Michael A. Olguin writes for Inc.com:
“Follow this five-step program to help you manage a workforce scattered over various offices and locations”
The main points are Olguins, the commentary is mine! (Russ Cline)
#1) Clear Understanding of Program/Project Objectives
If we’re not clear in what we’re trying to accomplish, distance has a way of messing the message up. Before you know it, you experience a thing called “mission creep”, where you wake up one day and you realize that you are either doing your own thing, or you’ve strayed from the objectives that have been defined by the leader and the team.
#2) Communicate, Communicate, Communicate
When there’s distance, it’s important to not only let your supervisor know what’s going on, but it’s important to let the other team members know what you’re working on. You need to compensate for the distance by over-communicating.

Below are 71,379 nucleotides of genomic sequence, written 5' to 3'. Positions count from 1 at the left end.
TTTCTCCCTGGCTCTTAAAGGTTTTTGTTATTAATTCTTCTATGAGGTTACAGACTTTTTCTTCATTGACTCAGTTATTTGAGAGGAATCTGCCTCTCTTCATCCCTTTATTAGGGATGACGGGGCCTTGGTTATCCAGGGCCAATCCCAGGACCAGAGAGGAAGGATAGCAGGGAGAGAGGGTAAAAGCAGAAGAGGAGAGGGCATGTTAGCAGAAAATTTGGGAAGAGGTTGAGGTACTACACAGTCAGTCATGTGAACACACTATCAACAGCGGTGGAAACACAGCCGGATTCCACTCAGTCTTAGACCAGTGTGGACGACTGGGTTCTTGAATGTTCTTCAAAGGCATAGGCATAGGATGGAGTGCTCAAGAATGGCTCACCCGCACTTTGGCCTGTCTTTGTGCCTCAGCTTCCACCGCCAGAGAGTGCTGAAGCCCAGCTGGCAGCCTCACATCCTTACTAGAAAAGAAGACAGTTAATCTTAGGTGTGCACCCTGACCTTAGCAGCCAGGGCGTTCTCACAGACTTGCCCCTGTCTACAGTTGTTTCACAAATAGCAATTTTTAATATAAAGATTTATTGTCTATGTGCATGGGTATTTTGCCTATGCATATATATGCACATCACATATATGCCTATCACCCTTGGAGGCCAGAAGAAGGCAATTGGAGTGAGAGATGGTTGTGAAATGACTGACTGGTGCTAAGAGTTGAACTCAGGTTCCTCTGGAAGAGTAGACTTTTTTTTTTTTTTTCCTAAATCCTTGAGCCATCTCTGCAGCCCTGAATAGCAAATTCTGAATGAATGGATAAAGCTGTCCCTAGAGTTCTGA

#3) Clearly Defined Roles and Responsibilities
Each team member needs to have a clearly defined role and job description.If changes are made to your work function, be sure to communicate that to the rest of the team.
#4) Don’t Rely on Nonverbal Communication
It’s easy to fall into the habit of just using email or texting to communicate. You need to speak to each other verbally, you need to be able to see each other when possible. Use all forms of communication, and don’t get stuck on just one.
When you’re working across timezones, you have to be flexible. Be sure that each team member takes a turn at being flexible, and that it’s not just one person who’s always giving in. Work extra hard to support your team from a distance.
Working on a decentralized team has it’s advantages and it’s drawbacks. Work hard to make it work!
More on Building a Team CLICK HERE